Real time is only necessary if one doesn't expect to see the project again, but that of course might take more work and cost to achieve.

It only takes one or two GPS position packets to find a rocket although it's cool to be able to see a graphical presentation of a flight in real time on a map. For now, that's a PITA to do and the only thing out there that's easy enough and doesn't cost an arm and a leg is the Altus Metrum software/hardware. There are a couple of ham radio apps that can be hacked for NMEA trackers but it's a lot of work to achieve. GPS Rocket Locator for NMEA trackers is getting close to offline map caching.

Yeah, yeah. I know about "Kate" but she's a high dollar flight escort.

I expect the flying community is getting close to off line real time tracking that's economical to do soon in the future. Kurt
Avionics in the nose cone was evaluated in a trade study. It makes the wiring a huge pain. We'll have payload and sensors in the fin can. We're potentially using telemetry for more than just location, so we'd prefer not to jettison the nosecone with the avionics to get the parachute out. We've thought about using bluetooth to talk between boards wirelessly, but that's not a good option. Our fascination in real time telemetry is pretty much academic. We have plenty of bandwidth in our link, might as well put something interesting in it.
We have several TeleMetrums for live graphical presentation, but our custom computer can also do .klm files as well as 9 DoF, barometric data, and dozens of pyro channels and digital I/O. We've looked at Multitronix, it's a cool looking system but our custom one is cheaper and will be just as good once we get the radio link improved. We're hoping to make our "Pyxida" more available in the future. I've flown it on a couple of L1/L2 flights. It's pretty nice already, and having 12 pyro channels is good for doing whatever crazy project you want.


Thanks for all the tips guys. I'm aware we are pretty well over complicating this. The basic plan is that we can always "descope" to a simpler set up if we hit a block. Bob Krech is of course correct about design trades. There are many groups that handle different parts of the rocket. This particular problem is an interesting one, even if unnecessary. Keep the suggestions coming!
 
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UhClem

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The PSAS antenna is a poor example. Most people build corporate arrays where there are a number of small square patches that get fed by a splitter network. PSAS feeds a dingle very wide antenna with a splitter. I have seen no one else do it that way.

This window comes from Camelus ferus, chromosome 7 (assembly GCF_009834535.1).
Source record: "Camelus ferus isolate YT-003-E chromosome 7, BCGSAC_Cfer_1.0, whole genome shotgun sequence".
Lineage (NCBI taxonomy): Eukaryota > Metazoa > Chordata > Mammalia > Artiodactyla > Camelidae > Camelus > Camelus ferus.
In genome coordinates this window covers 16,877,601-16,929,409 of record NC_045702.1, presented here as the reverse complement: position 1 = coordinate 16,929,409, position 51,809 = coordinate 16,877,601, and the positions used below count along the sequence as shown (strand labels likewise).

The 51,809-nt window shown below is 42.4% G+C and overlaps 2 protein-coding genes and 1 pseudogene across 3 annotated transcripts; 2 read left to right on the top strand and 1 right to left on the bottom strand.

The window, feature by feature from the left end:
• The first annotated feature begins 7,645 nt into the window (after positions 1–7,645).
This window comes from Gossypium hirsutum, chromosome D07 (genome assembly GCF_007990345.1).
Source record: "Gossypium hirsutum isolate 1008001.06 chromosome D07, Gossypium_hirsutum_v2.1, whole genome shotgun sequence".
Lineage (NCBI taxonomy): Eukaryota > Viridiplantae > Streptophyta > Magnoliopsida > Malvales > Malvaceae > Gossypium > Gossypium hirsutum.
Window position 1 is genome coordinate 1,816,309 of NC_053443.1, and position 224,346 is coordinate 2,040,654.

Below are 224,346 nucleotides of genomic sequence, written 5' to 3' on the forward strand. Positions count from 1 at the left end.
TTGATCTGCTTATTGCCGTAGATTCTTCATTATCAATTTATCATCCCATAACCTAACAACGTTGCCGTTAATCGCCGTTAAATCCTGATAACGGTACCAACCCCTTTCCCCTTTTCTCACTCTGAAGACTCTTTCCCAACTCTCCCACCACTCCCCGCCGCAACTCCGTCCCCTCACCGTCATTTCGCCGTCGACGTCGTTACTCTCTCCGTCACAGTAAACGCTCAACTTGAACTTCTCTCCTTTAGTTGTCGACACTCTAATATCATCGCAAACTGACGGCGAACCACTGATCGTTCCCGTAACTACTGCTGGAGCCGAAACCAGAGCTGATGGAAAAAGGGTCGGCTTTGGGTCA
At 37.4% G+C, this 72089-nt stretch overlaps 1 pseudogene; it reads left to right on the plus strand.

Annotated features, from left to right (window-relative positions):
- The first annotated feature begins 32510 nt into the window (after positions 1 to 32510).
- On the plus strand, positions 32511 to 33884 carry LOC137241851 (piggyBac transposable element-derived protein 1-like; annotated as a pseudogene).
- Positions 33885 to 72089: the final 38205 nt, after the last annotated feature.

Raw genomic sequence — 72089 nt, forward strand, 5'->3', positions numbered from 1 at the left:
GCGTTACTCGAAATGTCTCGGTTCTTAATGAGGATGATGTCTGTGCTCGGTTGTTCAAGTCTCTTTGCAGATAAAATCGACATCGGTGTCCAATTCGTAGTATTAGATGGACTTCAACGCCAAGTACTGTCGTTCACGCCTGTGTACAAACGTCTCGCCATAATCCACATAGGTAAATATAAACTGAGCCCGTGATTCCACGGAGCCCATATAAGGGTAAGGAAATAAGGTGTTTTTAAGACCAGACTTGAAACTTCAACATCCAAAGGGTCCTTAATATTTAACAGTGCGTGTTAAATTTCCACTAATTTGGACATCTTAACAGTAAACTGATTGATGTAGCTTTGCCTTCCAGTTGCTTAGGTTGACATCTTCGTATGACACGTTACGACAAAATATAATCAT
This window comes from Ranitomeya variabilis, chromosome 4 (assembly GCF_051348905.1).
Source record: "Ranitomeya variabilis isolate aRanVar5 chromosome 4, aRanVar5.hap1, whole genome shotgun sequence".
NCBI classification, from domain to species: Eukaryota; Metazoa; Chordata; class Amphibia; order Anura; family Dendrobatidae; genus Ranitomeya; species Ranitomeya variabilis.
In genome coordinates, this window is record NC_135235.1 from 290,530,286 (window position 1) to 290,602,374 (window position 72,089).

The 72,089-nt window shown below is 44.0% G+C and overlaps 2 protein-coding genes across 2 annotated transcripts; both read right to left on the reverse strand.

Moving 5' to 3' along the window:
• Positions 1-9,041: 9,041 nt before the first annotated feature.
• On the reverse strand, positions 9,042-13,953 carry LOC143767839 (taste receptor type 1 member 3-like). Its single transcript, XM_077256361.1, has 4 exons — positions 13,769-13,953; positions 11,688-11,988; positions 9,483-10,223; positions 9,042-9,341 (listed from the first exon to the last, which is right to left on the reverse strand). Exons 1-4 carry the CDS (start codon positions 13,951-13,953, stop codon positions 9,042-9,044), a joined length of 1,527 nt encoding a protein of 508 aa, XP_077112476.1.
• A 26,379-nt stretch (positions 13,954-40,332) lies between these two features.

Mounting a dipole on the airframe works very poorly. It changes the center frequency giving low VSWR unless you can retune it. It also changes the pattern and radiation efficiency. The Molex part recommends mounting at least 5mm from the board/gound plane. Just think what that would do to your aerodynamics.
 

CORZERO

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You totally misunderstood my comment.

In the context of a team approach -which apparently went way over my head when reading the original post-, your rebuttal makes perfect sense. Mia culpa. I retract and yield to the experts.

In light of the recent posts, however, it does seem that the team is still interested in an external antenna solution. In regard to UhClems response, mounting dipoles on radio-opaque airframes is a bad idea (presuming he meant radio-opaque only). Perhaps embedding dipoles in the fins could be a solution, granted enough surface area was available and CF or metallic materials weren't used in the fin construction?

What about dipoles embedded in fin leading/trailing edges? What are the fin dimensions?
 

FredA

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The PSAS antenna may not have been the best, but it worked.

"Better is the enemy of good enough...."
 

John Beans

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I'd be tempted to go "fiberglass payload" rather than a constructed, dedicated conformal antenna. The wiring, application, and maintenance of that would be fussy (hard to tell if it's cracked), and a payload can be re-used more easily for a subsequent project.

I think it's always good if stuff can be easily re-used and shared among rockets, rather than dedicating it to one airframe. In fact, if there was one thing I'd like to see changed about rocketry, it's how disposable everything is. Things, including fins, would be better if they were more easily replaced.
 

BlazingAngel665